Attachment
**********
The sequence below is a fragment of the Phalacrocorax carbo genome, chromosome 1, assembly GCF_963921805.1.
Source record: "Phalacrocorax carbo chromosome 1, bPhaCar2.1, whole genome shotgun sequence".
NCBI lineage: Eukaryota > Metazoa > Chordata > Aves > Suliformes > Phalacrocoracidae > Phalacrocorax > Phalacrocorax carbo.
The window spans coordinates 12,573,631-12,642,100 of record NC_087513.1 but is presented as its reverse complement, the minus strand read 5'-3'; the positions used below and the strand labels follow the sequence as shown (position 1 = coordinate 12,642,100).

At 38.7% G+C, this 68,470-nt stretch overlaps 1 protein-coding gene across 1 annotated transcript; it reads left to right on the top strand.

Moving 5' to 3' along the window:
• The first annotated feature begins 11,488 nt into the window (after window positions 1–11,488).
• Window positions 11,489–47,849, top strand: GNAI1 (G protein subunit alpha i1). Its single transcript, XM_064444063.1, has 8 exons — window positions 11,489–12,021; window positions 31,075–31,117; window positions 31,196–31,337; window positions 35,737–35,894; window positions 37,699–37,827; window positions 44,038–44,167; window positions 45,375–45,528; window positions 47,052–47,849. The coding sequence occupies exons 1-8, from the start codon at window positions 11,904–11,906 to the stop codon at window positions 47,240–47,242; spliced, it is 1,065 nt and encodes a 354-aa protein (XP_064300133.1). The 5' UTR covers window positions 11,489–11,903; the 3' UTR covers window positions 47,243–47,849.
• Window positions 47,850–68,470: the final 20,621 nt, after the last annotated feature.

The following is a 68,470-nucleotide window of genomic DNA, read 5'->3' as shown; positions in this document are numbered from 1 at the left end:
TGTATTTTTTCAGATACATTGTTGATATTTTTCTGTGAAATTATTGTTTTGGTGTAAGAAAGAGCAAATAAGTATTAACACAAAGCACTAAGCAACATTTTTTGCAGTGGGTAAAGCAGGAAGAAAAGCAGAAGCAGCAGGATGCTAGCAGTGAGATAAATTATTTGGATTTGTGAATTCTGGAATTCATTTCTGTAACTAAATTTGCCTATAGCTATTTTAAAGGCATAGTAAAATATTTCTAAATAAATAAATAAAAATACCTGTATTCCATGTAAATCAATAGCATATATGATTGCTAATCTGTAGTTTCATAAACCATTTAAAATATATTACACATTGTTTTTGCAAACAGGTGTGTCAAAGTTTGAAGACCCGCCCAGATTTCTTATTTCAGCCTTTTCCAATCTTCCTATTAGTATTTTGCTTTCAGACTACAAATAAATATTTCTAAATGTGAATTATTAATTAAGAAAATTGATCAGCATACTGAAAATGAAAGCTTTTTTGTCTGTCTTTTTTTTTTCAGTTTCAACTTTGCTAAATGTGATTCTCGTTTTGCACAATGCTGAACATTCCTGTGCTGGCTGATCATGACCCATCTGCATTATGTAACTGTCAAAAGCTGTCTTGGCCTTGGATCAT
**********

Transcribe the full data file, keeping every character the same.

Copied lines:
The sequence below is a fragment of the Phalacrocorax carbo genome, chromosome 1, assembly GCF_963921805.1.
Source record: "Phalacrocorax carbo chromosome 1, bPhaCar2.1, whole genome shotgun sequence".
NCBI lineage: Eukaryota > Metazoa > Chordata > Aves > Suliformes > Phalacrocoracidae > Phalacrocorax > Phalacrocorax carbo.
The window spans coordinates 12,573,631-12,642,100 of record NC_087513.1 but is presented as its reverse complement, the minus strand read 5'-3'; the positions used below and the strand labels follow the sequence as shown (position 1 = coordinate 12,642,100).

At 38.7% G+C, this 68,470-nt stretch overlaps 1 protein-coding gene across 1 annotated transcript; it reads left to right on the top strand.

Moving 5' to 3' along the window:
• The first annotated feature begins 11,488 nt into the window (after window positions 1–11,488).
• Window positions 11,489–47,849, top strand: GNAI1 (G protein subunit alpha i1). Its single transcript, XM_064444063.1, has 8 exons — window positions 11,489–12,021; window positions 31,075–31,117; window positions 31,196–31,337; window positions 35,737–35,894; window positions 37,699–37,827; window positions 44,038–44,167; window positions 45,375–45,528; window positions 47,052–47,849. The coding sequence occupies exons 1-8, from the start codon at window positions 11,904–11,906 to the stop codon at window positions 47,240–47,242; spliced, it is 1,065 nt and encodes a 354-aa protein (XP_064300133.1). The 5' UTR covers window positions 11,489–11,903; the 3' UTR covers window positions 47,243–47,849.
• Window positions 47,850–68,470: the final 20,621 nt, after the last annotated feature.

The following is a 68,470-nucleotide window of genomic DNA, read 5'->3' as shown; positions in this document are numbered from 1 at the left end:
TGTATTTTTTCAGATACATTGTTGATATTTTTCTGTGAAATTATTGTTTTGGTGTAAGAAAGAGCAAATAAGTATTAACACAAAGCACTAAGCAACATTTTTTGCAGTGGGTAAAGCAGGAAGAAAAGCAGAAGCAGCAGGATGCTAGCAGTGAGATAAATTATTTGGATTTGTGAATTCTGGAATTCATTTCTGTAACTAAATTTGCCTATAGCTATTTTAAAGGCATAGTAAAATATTTCTAAATAAATAAATAAAAATACCTGTATTCCATGTAAATCAATAGCATATATGATTGCTAATCTGTAGTTTCATAAACCATTTAAAATATATTACACATTGTTTTTGCAAACAGGTGTGTCAAAGTTTGAAGACCCGCCCAGATTTCTTATTTCAGCCTTTTCCAATCTTCCTATTAGTATTTTGCTTTCAGACTACAAATAAATATTTCTAAATGTGAATTATTAATTAAGAAAATTGATCAGCATACTGAAAATGAAAGCTTTTTTGTCTGTCTTTTTTTTTTCAGTTTCAACTTTGCTAAATGTGATTCTCGTTTTGCACAATGCTGAACATTCCTGTGCTGGCTGATCATGACCCATCTGCATTATGTAACTGTCAAAAGCTGTCTTGGCCTTGGATCAT